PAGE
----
My (Very Much Belated)Summer 2021 Reading Recap


Meant to get this post out way sooner, but then school and school paper and Book Club and internship and pep band and community service work and social life and sleep happened. But better late than never, right?

Here are my favorite reads from the summer of 2021!

Let’s dive in, shall we?

First, we have the Shadow and Bone trilogy and the Six of Crows duology by Leigh Bardugo. A friend of mine recommended these books to me about a year ago, and I added them to my mile long TBR list and forgot about them for a while. Flash forward a few months, and Netflix released a trailer for a TV show adaptation. And what can I say, I’m a sucker for a good trailer (seriously, I’m in love with the energy of montage editing!). I was deep in Jane Eyre at the time, but I was sure to put those books on my summer list, and I’m so glad I did!

Shadow and Bone and Six of Crows are two series set in the same universe, with some character overlap. If you check these books out, I recommend starting with Shadow and Bone, since its events take place before those of Six of Crows, and it helps you get into the worldbuilding better. There are no major spoilers for Shadow and Bone in Six of Crows, but there are Easter eggs and allusions that are just way more fun if you’ve read Shadow and Bone first.

Shadow and Bone takes place in Ravka, a fantasy country inspired by tsarist Russia. Ravka has two major problems: 1- seemingly endless wars with their neighbors to the north and the south, and 2- the Shadow Fold, a swath of pure darkness filled with carnivorous monsters that cuts the land into eastern and western halves. When orphaned mapmaker Alina Starkov discovers that she possesses the rare ability to summon and control light, it becomes her task to save Ravka from the Shadow Fold… and those who seek to harness and weaponize its power.

I absolutely loved this trilogy! The world was unique and richly rendered, with vivid descriptions of beautiful settings with little details that really brought it to life. There were so many characters to love, the magic system was fun and well constructed, and the story itself was an adventure indeed. Some scenes made me laugh. Others brought tears to my eyes. They all had that “hard to put down” quality to them, but the last book in particular had me glued to the page well into the night.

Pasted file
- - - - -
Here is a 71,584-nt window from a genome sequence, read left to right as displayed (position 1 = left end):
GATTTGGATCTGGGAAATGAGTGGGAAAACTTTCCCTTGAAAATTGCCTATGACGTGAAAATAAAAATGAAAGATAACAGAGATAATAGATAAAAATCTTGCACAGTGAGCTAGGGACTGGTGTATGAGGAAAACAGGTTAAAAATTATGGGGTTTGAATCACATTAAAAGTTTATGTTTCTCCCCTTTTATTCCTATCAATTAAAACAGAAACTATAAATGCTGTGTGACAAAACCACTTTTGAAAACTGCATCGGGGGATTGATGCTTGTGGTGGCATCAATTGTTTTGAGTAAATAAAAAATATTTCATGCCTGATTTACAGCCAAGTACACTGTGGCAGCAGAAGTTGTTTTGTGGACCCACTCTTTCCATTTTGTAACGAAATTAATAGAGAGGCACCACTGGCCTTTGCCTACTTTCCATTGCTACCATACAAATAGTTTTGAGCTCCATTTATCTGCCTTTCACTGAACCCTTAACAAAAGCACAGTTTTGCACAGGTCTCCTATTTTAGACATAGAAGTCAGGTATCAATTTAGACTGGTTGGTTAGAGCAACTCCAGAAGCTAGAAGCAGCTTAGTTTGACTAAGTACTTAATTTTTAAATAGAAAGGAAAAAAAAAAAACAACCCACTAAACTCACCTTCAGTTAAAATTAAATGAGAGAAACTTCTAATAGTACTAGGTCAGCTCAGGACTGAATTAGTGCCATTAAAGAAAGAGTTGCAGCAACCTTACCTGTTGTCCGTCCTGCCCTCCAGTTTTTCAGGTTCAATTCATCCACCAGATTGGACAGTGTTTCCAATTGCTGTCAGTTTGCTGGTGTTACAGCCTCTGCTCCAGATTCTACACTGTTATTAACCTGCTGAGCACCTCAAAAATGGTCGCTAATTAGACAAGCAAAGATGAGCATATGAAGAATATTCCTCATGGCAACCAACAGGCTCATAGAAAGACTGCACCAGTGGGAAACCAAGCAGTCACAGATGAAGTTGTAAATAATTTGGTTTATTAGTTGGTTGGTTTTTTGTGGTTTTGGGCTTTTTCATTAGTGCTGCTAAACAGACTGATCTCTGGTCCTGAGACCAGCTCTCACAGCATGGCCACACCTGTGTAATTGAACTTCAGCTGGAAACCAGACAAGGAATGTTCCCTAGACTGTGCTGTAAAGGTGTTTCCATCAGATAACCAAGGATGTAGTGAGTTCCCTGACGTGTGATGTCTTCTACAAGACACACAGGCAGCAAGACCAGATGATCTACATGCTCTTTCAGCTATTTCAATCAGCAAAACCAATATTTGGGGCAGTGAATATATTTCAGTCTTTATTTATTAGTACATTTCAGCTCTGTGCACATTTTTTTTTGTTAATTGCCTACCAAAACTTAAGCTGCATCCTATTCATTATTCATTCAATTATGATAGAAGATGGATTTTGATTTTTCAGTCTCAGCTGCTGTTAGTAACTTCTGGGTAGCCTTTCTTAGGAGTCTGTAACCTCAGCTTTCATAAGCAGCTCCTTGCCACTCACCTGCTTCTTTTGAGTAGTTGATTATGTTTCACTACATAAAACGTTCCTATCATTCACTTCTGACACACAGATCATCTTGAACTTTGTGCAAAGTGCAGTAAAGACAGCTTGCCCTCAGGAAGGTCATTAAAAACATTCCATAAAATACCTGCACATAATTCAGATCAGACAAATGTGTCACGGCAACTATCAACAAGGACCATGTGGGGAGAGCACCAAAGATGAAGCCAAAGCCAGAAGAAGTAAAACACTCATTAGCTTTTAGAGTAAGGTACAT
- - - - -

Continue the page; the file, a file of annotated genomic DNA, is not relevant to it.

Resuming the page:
Six of Crows takes place shortly after Shadow and Bone ends. It’s set in Ketterdam, a city of the island nation of Kerch, often referenced but never visited in the previous books. Ketterdam is home to some of the world’s most prosperous and cunning criminals, including teenage crime boss prodigy Kaz Brekker and his rag tag crew: Inej, a former acrobat whose skills help her work as Kaz’s spy; Jesper, an energetic sharpshooter who can never walk away from a wager; Nina, a former Ravkan soldier who can quite literally stop a man’s heart with the flick of a wrist; Matthias, a falsely accused convict who can’t decide if he wants to kiss Nina or kill her; and Wylan, the wayward son of a prominent merchant. Together they embark on a near impossible heist, each with their own motives. If they succeed, they’ll attain fortune and infamy. If they fail, it could forever alter the balance of power in Ketterdam and beyond.

These books absolutely blew me away with their ability to juggle six POV characters that all felt authentic, whole, distinct, and well developed, and if you ask me to pick a favorite, I would not be able to, because I love them all so much, each for different reasons. There were beautifully written lines that melted my heart and hilarious lines that made me laugh out loud, and the plot was full of twists and complex moving parts that kept the pages turning and destroyed my brain in the best way possible. Fantasy + heist= super compelling combination. The author got to expand on the world she crafted in Shadow and Bone, and it was so fun to see new facets of it.

There’s another installment in this fictional universe- the King of Scars duology- which I started reading yesterday. I look forward to seeing what these next two books bring, and I’m looking forward to season two of the Netflix adaptation.

Next up on my list was The Mysterious Affair at Styles by Agatha Christie. I started this book with my book club back in October of 2020, but all of us were busy, so none of us finished in time for the meeting, and I was in the middle of another book, so I put it down for the time being. I bought my own copy at Barnes and Noble over winter break. Great decision on my part. They don’t call Agatha Christie the Queen of Mystery for nothing. She has a knack for making the answer so obvious, yet impossible to guess at the same time, and her “big reveal scenes” are an exhilarating experience. There’s a certain thrill to watching and feeling all the little pieces click into place and having it all become clear. Spring semester, Book Club read Death on the Nile, which I finished and loved. I knew I’d have to pick up Mysterious Affair at Styles again soon. I thought it would make a nice summer read, and it would be refreshing to check out a new genre after reading five fantasy novels back to back.